In the instant application, Petitioner seeks relief from his 1986 homicide convictions in the Court of Common Pleas, Fayette County, Uniontown, Pennsylvania. These are the same convictions from which he sought habeas relief in his 1998 petition. See Report and Recommendation, Price, No. 98-0010 (Doc. No. 28), at 1. Furthermore, the prior petition was dismissed as for being untimely, which is a determination on the merits for the purposes of the AEDPA. Thus, Petitioner's current petition is "second or successive," and subject to the AEDPA's gatekeeping provision.
Given that Petitioner's current petition is "second or successive," this Court lacks subject matter jurisdiction to address it on the merits because Petitioner erroneously did not first apply to the court of appeals for permission to proceed. See Burton v. Stewart, 549 U.S. 147 (2007). As such, this Court's only options are to dismiss the petition, or to transfer it directly to the United States Court of Appeals for the Third Circuit pursuant to 28 U.S.C. § 1631. See Robinson v. Johnson, 313 F.3d 128, 139 (3d Cir. 2002); see also 3d Cir. L.A.R. 22.5(h) (setting forth procedures for the certification and transfer of the record in the event that a district court transfers a second or successive habeas petition to the court of appeals). This Court finds that transfer is preferable to outright dismissal, because it ensures that petitioner's filing error will not result in his petition running afoul of the statute of limitations established by the AEDPA. See 28 U.S.C. § 2244(d). Specifically, a case transferred under section 1631 will be treated as having been filed in the transferee court on the date on which it was actually filed in the transferor court, which, with respect to the petition sub judice, is December 15, 2007.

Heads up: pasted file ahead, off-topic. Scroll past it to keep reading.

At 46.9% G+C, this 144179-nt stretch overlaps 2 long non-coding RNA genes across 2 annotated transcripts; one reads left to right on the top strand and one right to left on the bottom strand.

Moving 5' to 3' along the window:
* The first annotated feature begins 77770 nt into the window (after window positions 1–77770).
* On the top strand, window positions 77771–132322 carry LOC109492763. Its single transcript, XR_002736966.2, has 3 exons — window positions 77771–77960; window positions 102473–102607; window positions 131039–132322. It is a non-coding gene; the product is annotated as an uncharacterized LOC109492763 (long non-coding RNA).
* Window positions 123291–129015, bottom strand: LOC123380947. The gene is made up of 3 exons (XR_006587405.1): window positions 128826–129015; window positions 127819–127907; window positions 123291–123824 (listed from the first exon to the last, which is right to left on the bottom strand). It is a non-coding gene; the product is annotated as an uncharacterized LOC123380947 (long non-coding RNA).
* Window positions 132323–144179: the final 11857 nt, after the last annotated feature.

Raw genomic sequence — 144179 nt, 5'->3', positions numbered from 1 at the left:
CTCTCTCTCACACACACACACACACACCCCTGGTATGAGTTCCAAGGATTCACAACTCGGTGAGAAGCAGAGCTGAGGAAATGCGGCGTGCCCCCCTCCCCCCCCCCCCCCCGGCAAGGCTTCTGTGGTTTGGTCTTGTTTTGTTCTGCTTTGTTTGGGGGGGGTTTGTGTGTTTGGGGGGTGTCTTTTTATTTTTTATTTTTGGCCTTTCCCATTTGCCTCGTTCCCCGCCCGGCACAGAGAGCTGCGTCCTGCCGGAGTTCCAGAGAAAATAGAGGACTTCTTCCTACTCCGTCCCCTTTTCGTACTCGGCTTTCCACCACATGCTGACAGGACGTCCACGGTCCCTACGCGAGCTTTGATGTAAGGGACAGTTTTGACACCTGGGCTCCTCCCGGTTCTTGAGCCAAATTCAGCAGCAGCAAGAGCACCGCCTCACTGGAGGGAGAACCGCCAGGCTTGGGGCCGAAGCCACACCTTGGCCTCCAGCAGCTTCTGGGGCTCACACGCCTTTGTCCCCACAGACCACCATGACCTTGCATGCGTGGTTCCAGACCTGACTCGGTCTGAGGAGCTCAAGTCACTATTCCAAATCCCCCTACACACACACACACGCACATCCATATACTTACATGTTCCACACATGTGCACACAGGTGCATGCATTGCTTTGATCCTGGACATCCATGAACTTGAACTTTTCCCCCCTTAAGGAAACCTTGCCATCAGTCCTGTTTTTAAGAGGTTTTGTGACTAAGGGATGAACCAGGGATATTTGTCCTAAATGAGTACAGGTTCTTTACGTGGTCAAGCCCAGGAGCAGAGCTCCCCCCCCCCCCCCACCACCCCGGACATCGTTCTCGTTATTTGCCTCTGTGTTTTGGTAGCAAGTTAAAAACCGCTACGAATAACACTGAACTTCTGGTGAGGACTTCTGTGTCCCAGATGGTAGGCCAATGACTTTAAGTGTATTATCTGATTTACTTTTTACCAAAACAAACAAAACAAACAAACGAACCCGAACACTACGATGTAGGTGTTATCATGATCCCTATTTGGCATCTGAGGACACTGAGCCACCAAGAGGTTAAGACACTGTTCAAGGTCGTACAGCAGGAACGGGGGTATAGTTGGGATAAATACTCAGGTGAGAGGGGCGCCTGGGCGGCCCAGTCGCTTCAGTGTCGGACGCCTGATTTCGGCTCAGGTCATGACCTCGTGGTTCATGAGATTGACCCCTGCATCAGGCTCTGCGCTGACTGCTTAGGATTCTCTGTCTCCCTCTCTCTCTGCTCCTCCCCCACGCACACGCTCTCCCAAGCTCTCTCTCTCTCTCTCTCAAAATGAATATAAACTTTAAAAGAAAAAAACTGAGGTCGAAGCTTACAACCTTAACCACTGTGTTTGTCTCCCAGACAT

After examining the record, this Court is eager to address Petitioner's claims on their merits. However, for the reasons stated above, this Court lacks subject matter jurisdiction to address Petitioner's claims absent permission from the court of appeals. As such, this Court respectfully transfers Petitioner's case to the United States Court of Appeals for the Third Circuit, in order that it may determine, pursuant to its authority under 28 U.S.C. § 2244(b)(3), whether this second or successive petition for writ of habeas corpus may proceed in United States District Court. An appropriate Order to follow.